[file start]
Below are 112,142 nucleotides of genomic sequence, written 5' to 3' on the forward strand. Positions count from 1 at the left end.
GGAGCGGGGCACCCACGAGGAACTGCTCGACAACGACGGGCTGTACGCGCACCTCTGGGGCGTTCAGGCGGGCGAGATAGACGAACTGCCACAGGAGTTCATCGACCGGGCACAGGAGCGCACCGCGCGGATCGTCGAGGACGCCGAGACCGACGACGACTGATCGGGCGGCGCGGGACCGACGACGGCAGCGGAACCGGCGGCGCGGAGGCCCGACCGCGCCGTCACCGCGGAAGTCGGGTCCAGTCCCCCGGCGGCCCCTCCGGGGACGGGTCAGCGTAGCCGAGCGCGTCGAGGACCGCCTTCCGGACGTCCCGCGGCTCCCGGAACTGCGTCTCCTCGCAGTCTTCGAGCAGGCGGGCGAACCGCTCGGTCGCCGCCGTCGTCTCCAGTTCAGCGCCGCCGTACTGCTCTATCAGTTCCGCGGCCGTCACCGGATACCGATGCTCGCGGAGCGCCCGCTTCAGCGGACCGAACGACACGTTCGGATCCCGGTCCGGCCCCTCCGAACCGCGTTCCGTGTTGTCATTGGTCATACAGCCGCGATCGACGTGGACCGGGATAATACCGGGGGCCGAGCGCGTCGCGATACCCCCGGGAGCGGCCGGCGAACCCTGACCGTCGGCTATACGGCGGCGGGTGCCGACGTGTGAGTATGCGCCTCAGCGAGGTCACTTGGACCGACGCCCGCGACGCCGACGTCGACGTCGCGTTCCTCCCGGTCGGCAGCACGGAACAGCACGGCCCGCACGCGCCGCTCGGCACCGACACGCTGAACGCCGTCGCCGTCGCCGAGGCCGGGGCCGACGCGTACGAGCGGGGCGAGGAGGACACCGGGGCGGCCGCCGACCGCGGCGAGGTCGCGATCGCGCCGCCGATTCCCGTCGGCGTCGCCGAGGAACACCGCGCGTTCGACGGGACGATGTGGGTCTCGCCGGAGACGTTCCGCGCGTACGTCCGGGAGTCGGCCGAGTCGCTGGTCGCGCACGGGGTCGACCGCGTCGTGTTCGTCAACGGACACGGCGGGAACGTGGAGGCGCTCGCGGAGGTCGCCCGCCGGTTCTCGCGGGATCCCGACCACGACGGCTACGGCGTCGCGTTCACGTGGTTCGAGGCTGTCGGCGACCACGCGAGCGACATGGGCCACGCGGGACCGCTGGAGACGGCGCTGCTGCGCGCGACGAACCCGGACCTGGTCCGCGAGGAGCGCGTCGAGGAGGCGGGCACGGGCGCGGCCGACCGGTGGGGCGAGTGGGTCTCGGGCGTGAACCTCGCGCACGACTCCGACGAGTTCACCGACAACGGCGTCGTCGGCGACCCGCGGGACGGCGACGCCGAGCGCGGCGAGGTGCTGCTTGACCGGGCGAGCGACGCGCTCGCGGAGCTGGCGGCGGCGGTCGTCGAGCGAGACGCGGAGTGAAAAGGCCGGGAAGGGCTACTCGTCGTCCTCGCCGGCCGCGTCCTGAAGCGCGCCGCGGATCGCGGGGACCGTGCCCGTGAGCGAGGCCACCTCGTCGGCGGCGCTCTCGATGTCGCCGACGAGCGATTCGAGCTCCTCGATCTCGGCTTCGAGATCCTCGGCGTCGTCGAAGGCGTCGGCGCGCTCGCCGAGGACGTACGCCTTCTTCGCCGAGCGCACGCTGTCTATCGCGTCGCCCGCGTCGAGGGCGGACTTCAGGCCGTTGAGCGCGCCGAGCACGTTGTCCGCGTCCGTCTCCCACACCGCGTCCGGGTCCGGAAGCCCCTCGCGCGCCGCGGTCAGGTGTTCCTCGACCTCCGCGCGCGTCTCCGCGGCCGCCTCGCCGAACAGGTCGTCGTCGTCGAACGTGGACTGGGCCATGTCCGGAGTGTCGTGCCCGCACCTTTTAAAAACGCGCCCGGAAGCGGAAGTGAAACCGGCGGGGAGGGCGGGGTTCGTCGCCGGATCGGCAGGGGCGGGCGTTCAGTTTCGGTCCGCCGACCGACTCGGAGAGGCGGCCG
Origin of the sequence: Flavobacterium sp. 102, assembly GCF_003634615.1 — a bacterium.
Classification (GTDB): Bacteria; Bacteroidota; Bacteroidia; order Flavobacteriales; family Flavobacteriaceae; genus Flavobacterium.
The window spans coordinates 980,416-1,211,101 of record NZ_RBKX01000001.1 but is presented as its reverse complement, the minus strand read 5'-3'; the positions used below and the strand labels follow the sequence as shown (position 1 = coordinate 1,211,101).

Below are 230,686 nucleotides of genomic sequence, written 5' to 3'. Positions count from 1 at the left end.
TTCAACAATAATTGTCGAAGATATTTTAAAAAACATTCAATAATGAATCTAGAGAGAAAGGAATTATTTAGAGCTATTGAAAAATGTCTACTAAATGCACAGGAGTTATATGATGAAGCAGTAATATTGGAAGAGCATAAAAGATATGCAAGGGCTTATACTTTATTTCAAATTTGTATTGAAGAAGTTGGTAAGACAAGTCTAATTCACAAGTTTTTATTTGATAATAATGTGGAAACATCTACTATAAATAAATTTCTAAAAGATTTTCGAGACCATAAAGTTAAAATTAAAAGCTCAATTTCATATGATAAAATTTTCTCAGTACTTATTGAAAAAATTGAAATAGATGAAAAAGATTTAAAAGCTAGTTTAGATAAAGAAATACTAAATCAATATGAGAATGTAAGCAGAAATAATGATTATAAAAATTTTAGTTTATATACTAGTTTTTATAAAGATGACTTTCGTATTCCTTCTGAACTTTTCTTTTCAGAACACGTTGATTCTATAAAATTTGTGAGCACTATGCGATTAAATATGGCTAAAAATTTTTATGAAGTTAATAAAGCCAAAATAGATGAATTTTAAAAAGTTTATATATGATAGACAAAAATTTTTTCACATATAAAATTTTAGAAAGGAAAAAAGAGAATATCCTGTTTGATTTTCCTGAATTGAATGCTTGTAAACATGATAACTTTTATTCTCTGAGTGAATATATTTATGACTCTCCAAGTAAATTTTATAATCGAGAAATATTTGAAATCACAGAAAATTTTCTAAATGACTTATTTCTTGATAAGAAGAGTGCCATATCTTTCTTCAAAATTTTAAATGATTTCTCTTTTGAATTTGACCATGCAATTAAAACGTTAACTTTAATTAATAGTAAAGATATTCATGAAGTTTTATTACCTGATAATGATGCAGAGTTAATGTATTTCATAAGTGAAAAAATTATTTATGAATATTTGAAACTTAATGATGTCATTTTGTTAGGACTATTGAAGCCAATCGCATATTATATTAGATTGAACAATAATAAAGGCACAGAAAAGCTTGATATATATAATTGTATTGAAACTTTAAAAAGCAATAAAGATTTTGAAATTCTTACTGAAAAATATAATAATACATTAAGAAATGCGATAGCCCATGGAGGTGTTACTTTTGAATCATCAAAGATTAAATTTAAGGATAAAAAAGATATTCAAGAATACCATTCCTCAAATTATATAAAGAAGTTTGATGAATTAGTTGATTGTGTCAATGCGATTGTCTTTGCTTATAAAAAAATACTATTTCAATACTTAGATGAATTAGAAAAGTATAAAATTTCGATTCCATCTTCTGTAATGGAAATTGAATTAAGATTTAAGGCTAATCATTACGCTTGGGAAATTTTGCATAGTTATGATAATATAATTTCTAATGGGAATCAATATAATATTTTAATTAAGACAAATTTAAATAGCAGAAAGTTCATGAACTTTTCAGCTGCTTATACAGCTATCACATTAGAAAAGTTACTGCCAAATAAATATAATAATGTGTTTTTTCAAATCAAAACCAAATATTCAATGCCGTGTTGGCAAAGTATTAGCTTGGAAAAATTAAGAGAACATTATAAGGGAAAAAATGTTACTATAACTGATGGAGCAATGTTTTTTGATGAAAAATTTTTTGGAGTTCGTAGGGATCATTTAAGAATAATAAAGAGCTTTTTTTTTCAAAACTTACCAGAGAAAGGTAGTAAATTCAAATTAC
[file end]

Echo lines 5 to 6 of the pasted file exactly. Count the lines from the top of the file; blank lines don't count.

The window spans coordinates 980,416-1,211,101 of record NZ_RBKX01000001.1 but is presented as its reverse complement, the minus strand read 5'-3'; the positions used below and the strand labels follow the sequence as shown (position 1 = coordinate 1,211,101).

Below are 230,686 nucleotides of genomic sequence, written 5' to 3'. Positions count from 1 at the left end.